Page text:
ScotRef

Scottish Government must grasp the thistle and make the case for independence

SNP at Westminster, 2017

The independence movement is a broad church and so is the SNP but at times in the last few months that seems to have been forgotten. The left will support independence if you prove to them that it will mean a more widely shared prosperity and the right level of social protection. The right will support independence if it is used to create a wealthier nation, grow business, grow exports and create opportunities for entrepreneurship. That policy balance and convincing both sides of the historic political spectrum that they are best for Scotland is what drew support for the SNP from every part of Scotland in the 2015 General Election and in its three Holyrood successes.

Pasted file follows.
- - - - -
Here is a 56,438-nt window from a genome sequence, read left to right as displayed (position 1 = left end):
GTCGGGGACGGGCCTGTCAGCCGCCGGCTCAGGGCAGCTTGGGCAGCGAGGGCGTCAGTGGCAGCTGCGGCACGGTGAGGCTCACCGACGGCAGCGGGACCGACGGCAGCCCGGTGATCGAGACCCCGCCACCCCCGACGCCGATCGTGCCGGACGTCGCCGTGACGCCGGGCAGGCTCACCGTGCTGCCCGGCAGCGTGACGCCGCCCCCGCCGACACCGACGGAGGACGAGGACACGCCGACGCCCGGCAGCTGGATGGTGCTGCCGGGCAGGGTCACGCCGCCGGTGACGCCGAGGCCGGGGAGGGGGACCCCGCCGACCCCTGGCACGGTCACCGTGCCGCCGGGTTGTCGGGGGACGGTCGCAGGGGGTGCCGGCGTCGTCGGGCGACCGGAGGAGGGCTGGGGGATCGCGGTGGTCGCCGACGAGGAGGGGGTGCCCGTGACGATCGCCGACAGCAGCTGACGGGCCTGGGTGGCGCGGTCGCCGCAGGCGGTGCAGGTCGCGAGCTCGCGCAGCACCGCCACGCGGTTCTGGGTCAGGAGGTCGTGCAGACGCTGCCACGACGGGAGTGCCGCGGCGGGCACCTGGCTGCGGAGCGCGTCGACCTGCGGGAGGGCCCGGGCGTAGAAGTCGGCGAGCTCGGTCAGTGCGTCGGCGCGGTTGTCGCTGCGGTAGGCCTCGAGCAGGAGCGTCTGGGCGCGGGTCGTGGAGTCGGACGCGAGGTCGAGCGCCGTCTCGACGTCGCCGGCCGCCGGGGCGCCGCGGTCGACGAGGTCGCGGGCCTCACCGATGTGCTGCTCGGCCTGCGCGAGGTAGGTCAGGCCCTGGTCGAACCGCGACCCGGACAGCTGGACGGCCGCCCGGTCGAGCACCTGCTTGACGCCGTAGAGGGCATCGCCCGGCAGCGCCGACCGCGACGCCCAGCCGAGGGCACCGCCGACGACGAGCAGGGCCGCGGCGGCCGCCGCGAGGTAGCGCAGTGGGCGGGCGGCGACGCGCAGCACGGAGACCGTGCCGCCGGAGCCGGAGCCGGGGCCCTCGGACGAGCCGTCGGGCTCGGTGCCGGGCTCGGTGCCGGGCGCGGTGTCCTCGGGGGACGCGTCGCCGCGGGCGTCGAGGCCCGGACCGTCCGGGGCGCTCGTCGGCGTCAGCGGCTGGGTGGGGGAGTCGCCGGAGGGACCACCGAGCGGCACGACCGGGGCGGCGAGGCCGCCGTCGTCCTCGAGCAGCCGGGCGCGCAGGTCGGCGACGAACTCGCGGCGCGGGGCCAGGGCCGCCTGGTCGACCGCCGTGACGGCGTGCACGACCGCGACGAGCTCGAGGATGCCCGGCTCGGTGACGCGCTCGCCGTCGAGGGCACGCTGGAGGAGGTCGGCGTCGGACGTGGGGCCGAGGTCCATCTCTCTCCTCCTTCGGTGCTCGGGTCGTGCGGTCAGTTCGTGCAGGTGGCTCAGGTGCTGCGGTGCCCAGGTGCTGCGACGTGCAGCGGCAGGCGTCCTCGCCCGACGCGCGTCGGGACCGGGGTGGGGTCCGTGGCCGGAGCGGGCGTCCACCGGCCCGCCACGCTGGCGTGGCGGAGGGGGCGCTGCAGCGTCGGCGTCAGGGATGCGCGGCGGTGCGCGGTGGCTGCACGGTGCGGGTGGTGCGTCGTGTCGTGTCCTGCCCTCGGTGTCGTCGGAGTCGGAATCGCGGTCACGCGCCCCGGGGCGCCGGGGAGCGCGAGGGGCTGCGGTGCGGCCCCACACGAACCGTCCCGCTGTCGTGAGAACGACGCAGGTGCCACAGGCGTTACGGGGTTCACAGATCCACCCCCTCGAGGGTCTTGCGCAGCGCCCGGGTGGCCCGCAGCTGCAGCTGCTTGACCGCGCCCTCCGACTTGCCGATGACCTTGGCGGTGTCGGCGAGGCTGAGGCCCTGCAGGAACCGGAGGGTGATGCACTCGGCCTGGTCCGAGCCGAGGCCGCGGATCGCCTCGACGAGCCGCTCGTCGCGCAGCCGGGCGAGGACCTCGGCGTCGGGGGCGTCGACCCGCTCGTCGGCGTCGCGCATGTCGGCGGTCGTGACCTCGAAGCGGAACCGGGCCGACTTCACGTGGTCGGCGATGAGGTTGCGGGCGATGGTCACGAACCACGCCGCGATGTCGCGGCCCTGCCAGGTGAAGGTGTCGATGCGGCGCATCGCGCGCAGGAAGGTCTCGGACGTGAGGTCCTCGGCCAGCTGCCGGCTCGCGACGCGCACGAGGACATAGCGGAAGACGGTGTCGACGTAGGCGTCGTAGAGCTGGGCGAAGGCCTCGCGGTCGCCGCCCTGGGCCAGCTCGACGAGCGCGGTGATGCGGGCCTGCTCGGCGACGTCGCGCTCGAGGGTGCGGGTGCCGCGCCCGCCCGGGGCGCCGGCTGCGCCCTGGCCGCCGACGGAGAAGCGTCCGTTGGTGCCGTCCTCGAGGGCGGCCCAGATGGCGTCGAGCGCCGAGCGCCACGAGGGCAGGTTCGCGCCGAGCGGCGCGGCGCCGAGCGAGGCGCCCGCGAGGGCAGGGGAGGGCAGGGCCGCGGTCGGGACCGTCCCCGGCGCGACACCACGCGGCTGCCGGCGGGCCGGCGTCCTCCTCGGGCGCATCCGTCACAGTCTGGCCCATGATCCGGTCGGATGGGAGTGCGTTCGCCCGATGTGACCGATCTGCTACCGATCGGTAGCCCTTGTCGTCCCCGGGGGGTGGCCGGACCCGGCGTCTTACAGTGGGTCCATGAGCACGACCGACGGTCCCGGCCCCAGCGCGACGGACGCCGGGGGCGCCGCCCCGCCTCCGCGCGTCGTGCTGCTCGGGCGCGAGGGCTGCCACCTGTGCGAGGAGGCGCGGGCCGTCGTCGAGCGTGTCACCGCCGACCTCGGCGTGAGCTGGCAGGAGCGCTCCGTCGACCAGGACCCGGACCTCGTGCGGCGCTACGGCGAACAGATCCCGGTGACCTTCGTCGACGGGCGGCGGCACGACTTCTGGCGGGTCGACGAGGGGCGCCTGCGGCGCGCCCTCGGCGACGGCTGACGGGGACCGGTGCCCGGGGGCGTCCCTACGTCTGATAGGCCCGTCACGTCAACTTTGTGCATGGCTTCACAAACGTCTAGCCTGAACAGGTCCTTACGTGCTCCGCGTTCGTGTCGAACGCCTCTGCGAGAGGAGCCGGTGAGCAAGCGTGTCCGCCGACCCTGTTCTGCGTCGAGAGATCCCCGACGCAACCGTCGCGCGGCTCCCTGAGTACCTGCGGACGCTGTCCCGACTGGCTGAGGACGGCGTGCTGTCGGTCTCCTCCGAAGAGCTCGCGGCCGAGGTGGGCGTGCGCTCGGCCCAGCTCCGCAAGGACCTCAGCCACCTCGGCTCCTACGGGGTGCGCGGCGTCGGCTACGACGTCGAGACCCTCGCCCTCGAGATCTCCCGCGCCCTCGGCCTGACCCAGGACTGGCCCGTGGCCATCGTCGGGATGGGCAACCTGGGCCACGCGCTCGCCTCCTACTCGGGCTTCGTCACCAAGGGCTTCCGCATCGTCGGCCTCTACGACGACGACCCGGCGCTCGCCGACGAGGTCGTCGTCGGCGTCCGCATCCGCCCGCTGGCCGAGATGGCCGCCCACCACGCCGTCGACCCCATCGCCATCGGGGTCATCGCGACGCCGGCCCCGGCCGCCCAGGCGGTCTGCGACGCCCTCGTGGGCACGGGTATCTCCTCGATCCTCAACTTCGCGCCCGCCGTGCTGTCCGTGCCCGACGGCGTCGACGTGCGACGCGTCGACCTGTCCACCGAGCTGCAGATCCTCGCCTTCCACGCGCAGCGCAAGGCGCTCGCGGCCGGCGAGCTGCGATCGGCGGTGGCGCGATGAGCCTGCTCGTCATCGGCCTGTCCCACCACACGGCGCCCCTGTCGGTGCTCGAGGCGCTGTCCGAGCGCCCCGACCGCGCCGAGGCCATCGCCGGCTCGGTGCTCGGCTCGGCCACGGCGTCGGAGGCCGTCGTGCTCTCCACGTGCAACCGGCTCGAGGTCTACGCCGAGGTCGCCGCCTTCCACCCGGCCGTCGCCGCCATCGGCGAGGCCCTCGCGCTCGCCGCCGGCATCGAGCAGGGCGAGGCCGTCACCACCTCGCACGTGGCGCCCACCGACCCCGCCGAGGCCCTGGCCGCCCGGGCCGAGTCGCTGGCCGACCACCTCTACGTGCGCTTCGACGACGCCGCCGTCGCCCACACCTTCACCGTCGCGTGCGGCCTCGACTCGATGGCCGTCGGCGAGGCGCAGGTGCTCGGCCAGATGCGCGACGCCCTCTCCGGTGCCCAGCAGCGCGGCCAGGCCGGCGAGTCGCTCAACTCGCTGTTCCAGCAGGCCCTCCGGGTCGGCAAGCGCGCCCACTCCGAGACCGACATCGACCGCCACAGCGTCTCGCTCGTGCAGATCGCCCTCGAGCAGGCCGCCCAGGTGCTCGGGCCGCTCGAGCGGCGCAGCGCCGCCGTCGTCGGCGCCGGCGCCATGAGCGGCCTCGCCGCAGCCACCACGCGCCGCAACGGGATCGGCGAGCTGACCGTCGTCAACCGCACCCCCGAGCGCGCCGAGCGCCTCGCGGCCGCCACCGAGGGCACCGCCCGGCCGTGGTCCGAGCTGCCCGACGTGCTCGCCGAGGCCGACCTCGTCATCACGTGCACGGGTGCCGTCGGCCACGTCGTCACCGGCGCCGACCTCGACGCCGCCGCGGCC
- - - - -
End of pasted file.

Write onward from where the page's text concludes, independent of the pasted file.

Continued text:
The 2014 Yes campaign was unashamedly left wing and, with support starting only the mid to high 20s. It needed to be. A more balanced approach would have been highly risky and the left wing campaign undermined Labour’s trust with its voters. But as soon as the referendum was over the Yes campaign was closed down and all its data, momentum and energy were lost. The SNP set themselves up as the home for Yes campaigners and they joined the party in droves, delivering a 2015 GE landslide.

Now with the left convinced on independence, the SNP in power and Scottish Labour stalling, three of the four pillars of independence were in place. All the SNP had to do was to show how independence would enhance prosperity and grow the economy by freeing Scotland from the economic straight jacket of centralised, business-focused Westminster control and the prize was within reach.